However, 16 years later, PIR has proposed re-assigning the award to another organization that has made none of those commitments, and is not a nonprofit. In effect, ISOC is monetizing the tremendous value inherent in an established TLD with millions of registrants without any assurances that the original criteria of the award will continue to be met.
ICANN cannot simply rubber stamp this major change of control.
We are not contesting, per se, ISOC’s desire to secure its financial future and eliminate its dependency on DNS business. We do, however, believe that there was a very explicit quid pro quo attached to the original award regarding service to the noncommercial community. It is ICANN’s duty to ensure that those criteria continue to be met.
Our Requests for ORG
We are, therefore, demanding that Ethos Capital submit an updated proposal to ICANN, which should be made subject to public comment. The proposal should specify how its operation of the ORG domain will continue to meet the obligations to noncommercial registrants contained in the original RFP.
Due to Ethos Capital’s for-profit nature and potentially transient interest in the domain, we are demanding more than verbal promises: we are requesting that the Registry Agreement be modified in ways that will protect existing and future ORG registrants. Specifically, we want to see:
- A revised notification procedure in which wholesale price increases of any amount give ORG registrants 6 months to renew their domains for periods of up to 20 years at the pre-existing annual rate. Implementation of this revised notification procedure must be obligatory to both PIR as well as any registrar through which .org domain names are registered and/or renewed.
- A strong commitment that the administration of the ORG domain will remain content-neutral; that is, the registry will not suspend or take away domains based on their publication of political, cultural, social, ethnic, religious, and personal content, even untrue, offensive, indecent, or unethical material, like that protected under the U.S. First Amendment.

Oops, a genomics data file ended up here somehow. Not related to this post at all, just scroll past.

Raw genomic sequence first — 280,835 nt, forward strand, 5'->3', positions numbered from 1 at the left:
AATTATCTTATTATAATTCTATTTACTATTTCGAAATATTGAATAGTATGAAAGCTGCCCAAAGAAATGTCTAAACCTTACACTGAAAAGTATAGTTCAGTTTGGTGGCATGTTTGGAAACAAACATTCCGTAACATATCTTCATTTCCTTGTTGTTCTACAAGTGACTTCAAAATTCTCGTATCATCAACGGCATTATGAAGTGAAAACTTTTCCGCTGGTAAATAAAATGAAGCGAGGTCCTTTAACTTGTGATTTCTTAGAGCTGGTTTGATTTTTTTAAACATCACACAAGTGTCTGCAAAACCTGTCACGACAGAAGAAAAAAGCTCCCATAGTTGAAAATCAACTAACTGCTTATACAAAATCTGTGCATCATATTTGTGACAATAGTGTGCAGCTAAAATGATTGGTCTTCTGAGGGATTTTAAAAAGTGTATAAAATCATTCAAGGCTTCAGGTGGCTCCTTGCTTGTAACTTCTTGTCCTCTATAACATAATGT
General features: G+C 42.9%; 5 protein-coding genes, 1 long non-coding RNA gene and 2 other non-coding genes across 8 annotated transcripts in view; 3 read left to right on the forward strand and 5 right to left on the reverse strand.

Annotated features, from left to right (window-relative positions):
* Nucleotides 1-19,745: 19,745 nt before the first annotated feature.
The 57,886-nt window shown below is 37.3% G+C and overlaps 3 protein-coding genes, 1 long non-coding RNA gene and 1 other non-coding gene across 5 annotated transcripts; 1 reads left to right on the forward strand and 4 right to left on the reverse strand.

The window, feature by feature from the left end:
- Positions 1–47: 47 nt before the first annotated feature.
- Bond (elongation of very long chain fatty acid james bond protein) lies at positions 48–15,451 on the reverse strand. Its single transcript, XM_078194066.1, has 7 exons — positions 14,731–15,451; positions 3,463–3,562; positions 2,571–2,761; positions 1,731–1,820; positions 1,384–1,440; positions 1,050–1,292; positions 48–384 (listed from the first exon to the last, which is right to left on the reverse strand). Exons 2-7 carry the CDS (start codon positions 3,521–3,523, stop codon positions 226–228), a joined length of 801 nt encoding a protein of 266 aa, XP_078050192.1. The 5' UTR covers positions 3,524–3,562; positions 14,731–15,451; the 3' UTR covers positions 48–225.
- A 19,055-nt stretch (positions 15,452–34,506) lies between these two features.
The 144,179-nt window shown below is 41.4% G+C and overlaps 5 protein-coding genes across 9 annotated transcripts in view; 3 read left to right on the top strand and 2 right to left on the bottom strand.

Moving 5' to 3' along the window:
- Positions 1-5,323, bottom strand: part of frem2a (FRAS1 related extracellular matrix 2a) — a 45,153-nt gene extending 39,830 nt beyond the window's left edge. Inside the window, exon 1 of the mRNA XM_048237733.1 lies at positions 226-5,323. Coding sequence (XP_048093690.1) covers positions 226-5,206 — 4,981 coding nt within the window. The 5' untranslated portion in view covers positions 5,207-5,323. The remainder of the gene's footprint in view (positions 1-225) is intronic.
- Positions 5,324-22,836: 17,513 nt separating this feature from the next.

- An elimination of the URS procedure within the ORG domain, as the rights protection mechanisms specific to the URS were appropriate only for new domains.
If Ethos Capital is unwilling or unable to make the commitments described above, the NCSG asks that ICANN exercise its right in article 7.5 of the ORG Registry Agreement and withhold its approval for ISOC to assign its rights and obligations to Ethos Capital.
Our Requests re: NGO and ONG
As new TLDs awarded during the more recent ICANN process, NGO and ONG do not trigger the same continuing obligations as ORG. They were, however, awarded by ICANN as a “community” TLD with specific policies outlined in Specification 12 of the Registry Agreement. According to ICANN’s Registry Transition Process, a Registry Transition takes place whenever there is “a change in the contracting party of a gTLD Registry Agreement with ICANN.” Further, the transition process states that:
“If the Registry Agreement defines any community that must be consulted at time of transition, ICANN will consult them at this stage. In these cases, there must be support for the proposed successor from the relevant community for the process to continue to transition.”
Therefore, ICANN will have to consult with ONG and NGO registrants, to see whether they demonstrate support for the proposed successor.
The ORG situation is unique because of its origins in a competitive RFP that was specifically earmarked for noncommercial registrants. How ICANN handles this case, however, will have enormous precedential consequences for the stability of the DNS and ICANN’s own reputation and status. Changes in ownership are likely to be increasingly common going forward. Domain name users want stability and predictability in their basic infrastructure, which means that the obligations, service commitments and pricing cannot be adjusted dramatically as ownership changes. We sincerely urge the ICANN board to step up and meet its clear obligations to ensure that ORG continues to fulfill the conditions of its delegation and that the noncommercial registrants are consulted and protective modifications in the RA are made.